"The consumer doesn't like to be outdone by their neighbor," Stiegman said. "If a guy down the street is saving substantial money in fuel costs, they feel like they need to try and do that, too."

"Some definite benefits"

Dr. Issac Boniuk, a retina specialist living in the Ladue and Frontenac area who owned a Mercedes, said his motives for buying a hybrid had nothing to do with its fashionability.

"The most important thing is getting to and from work," he said. "I've never been interested in anything fancy or that it's a luxury-status type of thing. That has no appeal to me whatsoever. I'm interested in getting to where I'm going in something that's reliable."

He bought his Prius for about $21,000, he said. He even got a tax credit of about $2,500 for buying a hybrid.

"So there were some definite benefits in using it," Boniuk, 67, said.

Small contributions, he said, add up.

"It's not that I'm an environmentalist and I don't think that we should use oil," he said. "I think we should. But I think anything we can do to cut down on our use of energy or reliance on foreign sources for energy, we should do."

The Uchitelles now have two Priuses. They bought their first nearly four years ago.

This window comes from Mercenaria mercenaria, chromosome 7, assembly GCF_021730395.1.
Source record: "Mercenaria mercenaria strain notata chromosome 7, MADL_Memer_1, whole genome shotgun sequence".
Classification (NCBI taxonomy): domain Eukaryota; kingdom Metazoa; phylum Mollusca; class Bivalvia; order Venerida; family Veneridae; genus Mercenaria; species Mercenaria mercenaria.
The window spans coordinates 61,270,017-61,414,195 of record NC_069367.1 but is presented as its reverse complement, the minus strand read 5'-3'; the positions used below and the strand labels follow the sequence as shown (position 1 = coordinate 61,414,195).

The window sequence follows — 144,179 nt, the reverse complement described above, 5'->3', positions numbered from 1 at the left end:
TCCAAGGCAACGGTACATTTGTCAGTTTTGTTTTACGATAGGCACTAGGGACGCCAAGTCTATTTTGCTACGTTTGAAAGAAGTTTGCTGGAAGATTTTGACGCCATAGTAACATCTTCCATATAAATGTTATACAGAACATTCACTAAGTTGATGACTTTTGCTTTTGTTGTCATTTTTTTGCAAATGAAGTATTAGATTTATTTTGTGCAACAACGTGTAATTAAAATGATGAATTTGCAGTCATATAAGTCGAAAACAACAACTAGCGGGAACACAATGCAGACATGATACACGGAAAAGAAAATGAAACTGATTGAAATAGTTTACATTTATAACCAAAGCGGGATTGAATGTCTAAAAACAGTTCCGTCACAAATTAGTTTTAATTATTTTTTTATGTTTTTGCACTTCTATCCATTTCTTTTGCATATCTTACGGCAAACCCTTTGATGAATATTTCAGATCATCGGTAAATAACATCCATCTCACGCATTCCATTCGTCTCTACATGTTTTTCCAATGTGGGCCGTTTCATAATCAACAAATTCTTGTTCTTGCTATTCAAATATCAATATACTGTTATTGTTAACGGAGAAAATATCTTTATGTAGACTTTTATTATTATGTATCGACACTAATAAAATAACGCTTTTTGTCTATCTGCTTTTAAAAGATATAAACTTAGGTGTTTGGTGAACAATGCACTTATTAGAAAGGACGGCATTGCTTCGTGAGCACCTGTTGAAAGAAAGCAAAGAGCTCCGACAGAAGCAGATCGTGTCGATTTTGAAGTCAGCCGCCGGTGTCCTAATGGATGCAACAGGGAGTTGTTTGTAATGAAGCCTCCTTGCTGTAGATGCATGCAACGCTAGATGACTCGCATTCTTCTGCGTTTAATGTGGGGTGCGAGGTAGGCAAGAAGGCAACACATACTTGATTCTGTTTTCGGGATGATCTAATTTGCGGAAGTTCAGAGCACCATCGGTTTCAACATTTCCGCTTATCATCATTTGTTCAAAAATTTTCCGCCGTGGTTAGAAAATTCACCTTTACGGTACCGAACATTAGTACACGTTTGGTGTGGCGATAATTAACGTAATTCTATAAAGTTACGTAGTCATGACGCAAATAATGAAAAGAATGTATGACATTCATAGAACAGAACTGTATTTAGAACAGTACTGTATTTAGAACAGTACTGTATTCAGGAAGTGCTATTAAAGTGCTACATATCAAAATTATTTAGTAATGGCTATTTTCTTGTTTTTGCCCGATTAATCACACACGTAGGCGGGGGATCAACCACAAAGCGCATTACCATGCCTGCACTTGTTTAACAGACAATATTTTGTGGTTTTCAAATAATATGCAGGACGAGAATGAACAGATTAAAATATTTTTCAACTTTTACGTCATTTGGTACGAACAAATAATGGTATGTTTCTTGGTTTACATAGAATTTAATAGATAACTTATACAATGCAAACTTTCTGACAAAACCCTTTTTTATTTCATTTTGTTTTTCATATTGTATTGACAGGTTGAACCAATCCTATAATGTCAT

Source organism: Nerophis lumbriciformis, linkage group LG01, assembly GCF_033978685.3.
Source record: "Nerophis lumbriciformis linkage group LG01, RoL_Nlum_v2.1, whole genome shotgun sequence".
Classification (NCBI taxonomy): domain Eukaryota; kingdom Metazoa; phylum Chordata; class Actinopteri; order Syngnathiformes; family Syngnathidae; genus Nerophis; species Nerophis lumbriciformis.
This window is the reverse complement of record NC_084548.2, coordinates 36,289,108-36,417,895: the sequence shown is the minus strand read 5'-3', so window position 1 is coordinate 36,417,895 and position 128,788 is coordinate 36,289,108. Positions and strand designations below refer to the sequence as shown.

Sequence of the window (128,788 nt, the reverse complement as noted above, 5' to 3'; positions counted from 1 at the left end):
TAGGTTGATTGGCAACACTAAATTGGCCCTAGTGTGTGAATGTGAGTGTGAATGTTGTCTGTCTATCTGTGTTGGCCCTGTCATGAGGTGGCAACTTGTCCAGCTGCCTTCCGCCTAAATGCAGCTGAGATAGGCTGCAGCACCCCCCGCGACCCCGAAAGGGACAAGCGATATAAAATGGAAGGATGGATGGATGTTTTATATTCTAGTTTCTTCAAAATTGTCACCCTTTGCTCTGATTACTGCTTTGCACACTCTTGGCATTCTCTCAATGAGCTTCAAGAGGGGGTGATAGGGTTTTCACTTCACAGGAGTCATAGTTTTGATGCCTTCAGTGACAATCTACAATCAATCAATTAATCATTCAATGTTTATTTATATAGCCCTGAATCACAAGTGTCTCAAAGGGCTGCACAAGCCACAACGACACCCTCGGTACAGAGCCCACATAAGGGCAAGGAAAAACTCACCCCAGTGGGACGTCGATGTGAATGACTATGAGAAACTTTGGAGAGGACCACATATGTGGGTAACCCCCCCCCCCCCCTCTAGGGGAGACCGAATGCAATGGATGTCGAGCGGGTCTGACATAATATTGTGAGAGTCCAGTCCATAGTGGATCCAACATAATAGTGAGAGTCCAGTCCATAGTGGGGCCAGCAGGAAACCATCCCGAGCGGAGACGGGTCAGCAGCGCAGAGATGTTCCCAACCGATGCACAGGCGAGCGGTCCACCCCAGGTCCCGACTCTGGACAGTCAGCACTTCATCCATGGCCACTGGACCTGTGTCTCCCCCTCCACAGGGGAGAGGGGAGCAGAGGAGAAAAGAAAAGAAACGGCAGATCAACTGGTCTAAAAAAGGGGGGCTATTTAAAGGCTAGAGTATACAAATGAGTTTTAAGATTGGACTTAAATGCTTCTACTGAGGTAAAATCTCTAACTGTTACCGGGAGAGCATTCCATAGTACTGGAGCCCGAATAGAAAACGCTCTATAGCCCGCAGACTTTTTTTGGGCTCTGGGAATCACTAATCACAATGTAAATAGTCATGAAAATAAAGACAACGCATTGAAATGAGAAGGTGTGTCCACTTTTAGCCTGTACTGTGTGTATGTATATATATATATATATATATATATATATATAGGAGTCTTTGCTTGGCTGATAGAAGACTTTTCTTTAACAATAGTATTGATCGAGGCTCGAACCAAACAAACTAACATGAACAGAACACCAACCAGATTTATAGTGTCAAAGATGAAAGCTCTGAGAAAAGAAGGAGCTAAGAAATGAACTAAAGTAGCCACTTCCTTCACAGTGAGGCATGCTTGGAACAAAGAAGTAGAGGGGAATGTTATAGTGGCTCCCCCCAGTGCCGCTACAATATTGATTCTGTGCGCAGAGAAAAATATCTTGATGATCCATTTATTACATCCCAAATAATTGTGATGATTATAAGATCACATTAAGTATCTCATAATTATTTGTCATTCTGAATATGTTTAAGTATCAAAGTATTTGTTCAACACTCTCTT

"I liked the fact that it was both environmentally clean and it got excellent gas mileage," Uchitelle said. "But it has been evident to me that we have to conserve on the use of gasoline. Quietly, I want to do what I can do to help in that regard."

Now, several of his neighborhood friends own Priuses.

On Thursday, Toyota announced a voluntary recall of about 160,000 Prius cars sold mainly in the United States and Japan because of a potential software glitch that may cause the car to stall. No reported accidents or injuries have been linked to the problem.

Hybrids still make up less than 1 percent of the entire vehicle market. The Prius occupies about 64 percent of the hybrid market, a study by April L. Polk & Company showed. The Honda Civic holds 31 percent of the market share.

But hybrids are expected to make up 5 percent of all new car purchases by 2012, McManus said. At least 15 new hybrid models will be released in the next three years. So more hybrids probably will join Treeger's Prius.

But the social - and environmental - statement will stay the same, she said.

"There's no doubt about the fact that driving a Prius is sort of like putting a bumper sticker on your car," she said. "There's a part of you advertising your social consciousness."